Last Updated on Thursday, 19 November, 2020 at 3:28 pm by Andre Camilleri
Start of discussions for Malta to implement the EU directive on work-life balance. Emphasis on shared responsibility between the couple in the upbringing of children
The Minister within the Office of the Prime Minister commenced discussions so that Malta implements the European Union directive that deals with work-life balance. The directive must enter into force in all European Union countries by the beginning of August 2022 and in the coming months we will undertake the necessary preparations. Discussions are being led by the Department for Industrial Relations and Employment.
Minister Carmelo Abela, responsible for social dialogue and working conditions, said this while addressing one of the series of public meetings being organised by MEUSAC, on the future of the European Union. The theme of this public discussion was ‘Man for work or work for man?’.
The Minister said that this European Union directive is going to treat among others the extension of maternal and paternal leave. He said that this directive will seek to increase the number of hours of paternal leave, from those present, as an established number of hours will be mandatory to be given in the form of paternal leave and will not allow for a full transfer of these hours between parents. The Minister emphasised that the position of the government will be to encourage shared responsibility between the couple in the upbringing of children.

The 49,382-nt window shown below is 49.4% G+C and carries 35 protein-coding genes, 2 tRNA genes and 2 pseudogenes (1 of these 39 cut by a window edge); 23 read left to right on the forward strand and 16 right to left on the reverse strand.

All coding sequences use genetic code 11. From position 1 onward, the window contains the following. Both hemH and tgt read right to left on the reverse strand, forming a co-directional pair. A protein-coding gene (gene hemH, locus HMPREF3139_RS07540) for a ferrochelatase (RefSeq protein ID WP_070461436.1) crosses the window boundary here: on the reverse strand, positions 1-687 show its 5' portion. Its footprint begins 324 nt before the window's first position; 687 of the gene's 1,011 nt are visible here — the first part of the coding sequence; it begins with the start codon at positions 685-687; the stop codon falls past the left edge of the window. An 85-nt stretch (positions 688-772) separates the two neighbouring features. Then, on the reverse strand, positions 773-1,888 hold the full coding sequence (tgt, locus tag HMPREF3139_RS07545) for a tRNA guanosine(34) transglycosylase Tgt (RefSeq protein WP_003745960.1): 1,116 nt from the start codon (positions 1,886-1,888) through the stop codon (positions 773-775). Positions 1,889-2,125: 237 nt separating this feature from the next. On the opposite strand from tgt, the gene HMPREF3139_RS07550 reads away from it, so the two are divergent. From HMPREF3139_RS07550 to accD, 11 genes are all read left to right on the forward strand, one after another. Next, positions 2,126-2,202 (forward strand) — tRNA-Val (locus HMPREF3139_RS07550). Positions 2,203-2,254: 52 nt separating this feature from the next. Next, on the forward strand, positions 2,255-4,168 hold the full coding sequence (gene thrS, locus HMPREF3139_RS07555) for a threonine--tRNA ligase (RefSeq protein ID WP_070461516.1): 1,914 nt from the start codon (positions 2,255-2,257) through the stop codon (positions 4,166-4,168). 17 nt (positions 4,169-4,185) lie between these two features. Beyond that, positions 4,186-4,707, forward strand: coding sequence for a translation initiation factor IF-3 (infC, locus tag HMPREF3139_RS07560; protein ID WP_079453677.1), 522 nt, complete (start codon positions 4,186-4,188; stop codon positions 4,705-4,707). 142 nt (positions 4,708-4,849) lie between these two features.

The theme of female participation in the world of work was addressed during the discussion. He noted that the rate of Maltese women in the world of work is higher than the average rate of the European Union. Here he referred to a substantial improvement in the last six years, as in the second quarter of 2020 the percentage was 63.6 % in terms of women’s labour market participation, compared to 50.5% in the first quarter of 2014.
According to Minister Abela, when it comes to women’s participation in the world of work and the issue of raising children, a change in mindset and attitude is needed in order to avoid any impact on a woman’s career, for simply being a woman. This will be with all due respect to women who choose to remain at home. He referred to the number of initiatives taken by the government in recent years to also encourage the participation of women in the world of work, including the introduction of free childcare.
Diane Vella Muscat – DG, Department for Industrial Relations and Employment and Professor Godfrey Baldacchino from the University of Malta participated in the discussion. There were also interventions by Mr Jesmond Marshall from the GWU and by Dr Anna Borg who is Senior Lecturer at the University of Malta.